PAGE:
Treatment visits for intermediate risk women (randomised group) 

You see the doctor at 2 weeks for:

  • a breast needle (core) sample
  • bloods

You then see the doctor 2 weeks later and then every 4 weeks to see how you are doing and for:

  • a physical examination
  • a breast examination
  • blood tests

Your doctor will also ask you about any side effects and to look at your diary. 

You have a breast ultrasound at 12 weeks.

At the end of 24 weeks (end of trial) you see the doctor for:

  • a physical examination
  • a breast examination 
  • a breast ultrasound
  • blood test
  • a breast needle (core) sample

Your doctor will ask you again about any side effects and to look at your diary. 

You have surgery and then see the doctor 4 weeks after. 
 

Side effects

The trial team monitor you during treatment and afterwards. Contact your advice line or tell your doctor or nurse if any side effects are bad or not getting better. 

The most common side effects of palbociclib are:

We have information about:

You doctor or a member of the trial will tell you about the possible side effects of the treatments in this trial before you agree to take part.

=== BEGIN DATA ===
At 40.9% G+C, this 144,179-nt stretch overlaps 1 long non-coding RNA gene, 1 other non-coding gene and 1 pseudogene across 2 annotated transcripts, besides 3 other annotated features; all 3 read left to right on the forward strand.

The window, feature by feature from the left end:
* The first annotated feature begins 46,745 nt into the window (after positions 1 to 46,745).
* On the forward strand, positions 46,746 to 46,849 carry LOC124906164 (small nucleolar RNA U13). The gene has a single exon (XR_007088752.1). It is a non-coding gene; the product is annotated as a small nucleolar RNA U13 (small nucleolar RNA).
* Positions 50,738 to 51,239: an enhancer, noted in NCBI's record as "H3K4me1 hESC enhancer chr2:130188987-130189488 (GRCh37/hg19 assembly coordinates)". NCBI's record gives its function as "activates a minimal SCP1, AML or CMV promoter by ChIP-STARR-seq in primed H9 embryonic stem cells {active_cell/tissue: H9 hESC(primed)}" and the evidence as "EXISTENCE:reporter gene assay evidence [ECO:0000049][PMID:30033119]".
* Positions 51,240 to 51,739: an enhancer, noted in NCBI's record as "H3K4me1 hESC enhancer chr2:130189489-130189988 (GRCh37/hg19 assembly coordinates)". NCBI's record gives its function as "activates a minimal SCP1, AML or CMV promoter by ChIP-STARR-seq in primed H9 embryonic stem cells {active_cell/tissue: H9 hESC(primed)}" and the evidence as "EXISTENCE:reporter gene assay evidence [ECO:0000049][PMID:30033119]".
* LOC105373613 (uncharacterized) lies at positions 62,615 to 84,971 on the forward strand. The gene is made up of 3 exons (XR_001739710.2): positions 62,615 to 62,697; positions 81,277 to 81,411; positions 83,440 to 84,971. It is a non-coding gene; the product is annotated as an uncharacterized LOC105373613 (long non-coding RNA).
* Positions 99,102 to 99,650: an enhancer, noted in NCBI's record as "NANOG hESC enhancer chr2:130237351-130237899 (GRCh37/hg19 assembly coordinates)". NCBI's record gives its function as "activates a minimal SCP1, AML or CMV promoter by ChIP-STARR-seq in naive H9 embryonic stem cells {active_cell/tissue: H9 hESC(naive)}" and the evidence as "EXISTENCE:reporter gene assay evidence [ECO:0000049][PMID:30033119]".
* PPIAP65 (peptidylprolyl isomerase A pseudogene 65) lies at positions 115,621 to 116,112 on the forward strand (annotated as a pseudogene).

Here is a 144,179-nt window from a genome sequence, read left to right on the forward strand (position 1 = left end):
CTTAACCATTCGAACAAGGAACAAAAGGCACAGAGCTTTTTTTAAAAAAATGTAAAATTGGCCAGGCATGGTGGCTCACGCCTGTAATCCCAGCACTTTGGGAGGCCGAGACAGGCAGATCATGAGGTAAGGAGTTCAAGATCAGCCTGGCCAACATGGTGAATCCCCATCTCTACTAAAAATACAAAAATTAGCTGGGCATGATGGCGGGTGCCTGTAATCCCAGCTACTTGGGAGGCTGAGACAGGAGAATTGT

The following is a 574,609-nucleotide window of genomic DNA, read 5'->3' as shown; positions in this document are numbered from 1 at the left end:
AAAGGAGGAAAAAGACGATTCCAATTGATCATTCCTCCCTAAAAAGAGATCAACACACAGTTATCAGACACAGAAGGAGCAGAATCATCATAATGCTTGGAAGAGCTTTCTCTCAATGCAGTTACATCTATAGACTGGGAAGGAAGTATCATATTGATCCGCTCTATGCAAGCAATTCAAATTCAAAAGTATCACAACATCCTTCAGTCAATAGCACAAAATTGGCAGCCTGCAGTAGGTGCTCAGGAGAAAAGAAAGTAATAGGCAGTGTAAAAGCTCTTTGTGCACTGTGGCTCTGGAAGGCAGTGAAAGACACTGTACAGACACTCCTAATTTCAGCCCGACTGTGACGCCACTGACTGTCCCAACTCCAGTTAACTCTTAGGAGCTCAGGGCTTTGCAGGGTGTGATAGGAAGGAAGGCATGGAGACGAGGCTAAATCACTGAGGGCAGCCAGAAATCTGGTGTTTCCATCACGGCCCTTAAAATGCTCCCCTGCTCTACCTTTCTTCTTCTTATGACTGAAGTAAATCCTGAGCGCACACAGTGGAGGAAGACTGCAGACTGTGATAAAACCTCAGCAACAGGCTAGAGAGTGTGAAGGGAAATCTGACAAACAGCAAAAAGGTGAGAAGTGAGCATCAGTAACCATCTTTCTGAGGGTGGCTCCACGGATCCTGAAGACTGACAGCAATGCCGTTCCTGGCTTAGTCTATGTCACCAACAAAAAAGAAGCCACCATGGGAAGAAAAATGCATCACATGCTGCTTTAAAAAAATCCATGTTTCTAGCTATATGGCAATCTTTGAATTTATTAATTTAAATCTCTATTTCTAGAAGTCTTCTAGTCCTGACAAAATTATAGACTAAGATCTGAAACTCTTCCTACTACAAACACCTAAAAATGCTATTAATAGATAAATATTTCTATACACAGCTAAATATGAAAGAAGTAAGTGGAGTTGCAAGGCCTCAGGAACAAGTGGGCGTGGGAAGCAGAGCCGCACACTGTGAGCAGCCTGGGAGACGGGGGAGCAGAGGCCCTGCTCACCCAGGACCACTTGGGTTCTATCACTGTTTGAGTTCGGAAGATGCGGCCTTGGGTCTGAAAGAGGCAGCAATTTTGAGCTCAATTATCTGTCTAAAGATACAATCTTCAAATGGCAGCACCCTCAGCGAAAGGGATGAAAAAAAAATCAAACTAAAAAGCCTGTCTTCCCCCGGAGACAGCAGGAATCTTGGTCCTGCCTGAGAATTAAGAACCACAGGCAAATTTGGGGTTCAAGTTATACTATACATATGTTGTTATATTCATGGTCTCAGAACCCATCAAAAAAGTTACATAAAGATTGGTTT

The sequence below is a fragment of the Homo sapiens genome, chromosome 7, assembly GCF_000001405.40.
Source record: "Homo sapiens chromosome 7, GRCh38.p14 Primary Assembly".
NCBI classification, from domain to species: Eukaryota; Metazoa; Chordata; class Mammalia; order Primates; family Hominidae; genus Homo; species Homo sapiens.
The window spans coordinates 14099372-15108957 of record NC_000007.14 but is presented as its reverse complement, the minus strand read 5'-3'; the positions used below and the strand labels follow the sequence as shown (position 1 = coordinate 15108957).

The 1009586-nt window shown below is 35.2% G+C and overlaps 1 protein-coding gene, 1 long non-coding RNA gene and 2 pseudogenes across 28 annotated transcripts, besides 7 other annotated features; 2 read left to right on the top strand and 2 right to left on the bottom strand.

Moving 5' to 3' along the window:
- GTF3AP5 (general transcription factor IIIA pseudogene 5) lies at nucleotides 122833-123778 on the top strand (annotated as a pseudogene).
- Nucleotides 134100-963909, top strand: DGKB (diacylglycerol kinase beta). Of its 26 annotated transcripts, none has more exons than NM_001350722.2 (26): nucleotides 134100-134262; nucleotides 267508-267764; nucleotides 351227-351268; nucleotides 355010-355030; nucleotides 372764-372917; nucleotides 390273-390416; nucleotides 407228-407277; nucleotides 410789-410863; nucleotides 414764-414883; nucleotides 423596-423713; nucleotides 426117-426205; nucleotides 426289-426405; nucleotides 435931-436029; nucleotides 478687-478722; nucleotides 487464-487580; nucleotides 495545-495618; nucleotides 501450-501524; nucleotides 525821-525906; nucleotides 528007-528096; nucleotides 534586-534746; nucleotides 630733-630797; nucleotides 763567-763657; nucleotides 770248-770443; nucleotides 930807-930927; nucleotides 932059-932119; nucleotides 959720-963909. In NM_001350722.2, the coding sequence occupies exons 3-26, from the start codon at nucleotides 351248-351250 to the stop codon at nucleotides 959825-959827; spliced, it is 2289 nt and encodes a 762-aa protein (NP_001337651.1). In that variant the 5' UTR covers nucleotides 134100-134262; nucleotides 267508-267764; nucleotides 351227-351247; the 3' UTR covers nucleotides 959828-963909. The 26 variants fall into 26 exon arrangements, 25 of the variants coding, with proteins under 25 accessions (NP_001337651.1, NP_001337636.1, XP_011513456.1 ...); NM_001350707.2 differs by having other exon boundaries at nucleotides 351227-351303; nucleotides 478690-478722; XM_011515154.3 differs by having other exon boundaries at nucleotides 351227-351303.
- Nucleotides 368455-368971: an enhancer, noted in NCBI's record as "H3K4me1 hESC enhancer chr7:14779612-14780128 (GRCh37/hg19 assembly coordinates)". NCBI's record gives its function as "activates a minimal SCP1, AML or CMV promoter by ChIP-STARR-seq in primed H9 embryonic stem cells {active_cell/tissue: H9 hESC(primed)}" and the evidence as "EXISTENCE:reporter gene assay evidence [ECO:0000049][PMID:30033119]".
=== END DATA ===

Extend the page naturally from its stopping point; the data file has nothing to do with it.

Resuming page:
Location

Huddersfield
Liverpool
Newcastle upon Tyne
Nottingham

Recruitment start:

Recruitment end:

How to join a clinical trial

Please note: In order to join a trial you will need to discuss it with your doctor, unless otherwise specified.

Please note - unless we state otherwise in the summary, you need to talk to your doctor about joining a trial.

Chief Investigator

Professor Carlo Palmieri

Supported by

Cancer Research UK
Pfizer
University of Liverpool

Freephone 0808 800 4040

Last review date

CRUK internal database number:

16745

Please note - unless we state otherwise in the summary, you need to talk to your doctor about joining a trial.

Caroline took part in a clinical trial for breast cancer

“I had treatment last year and I want to give something back.”

Last reviewed: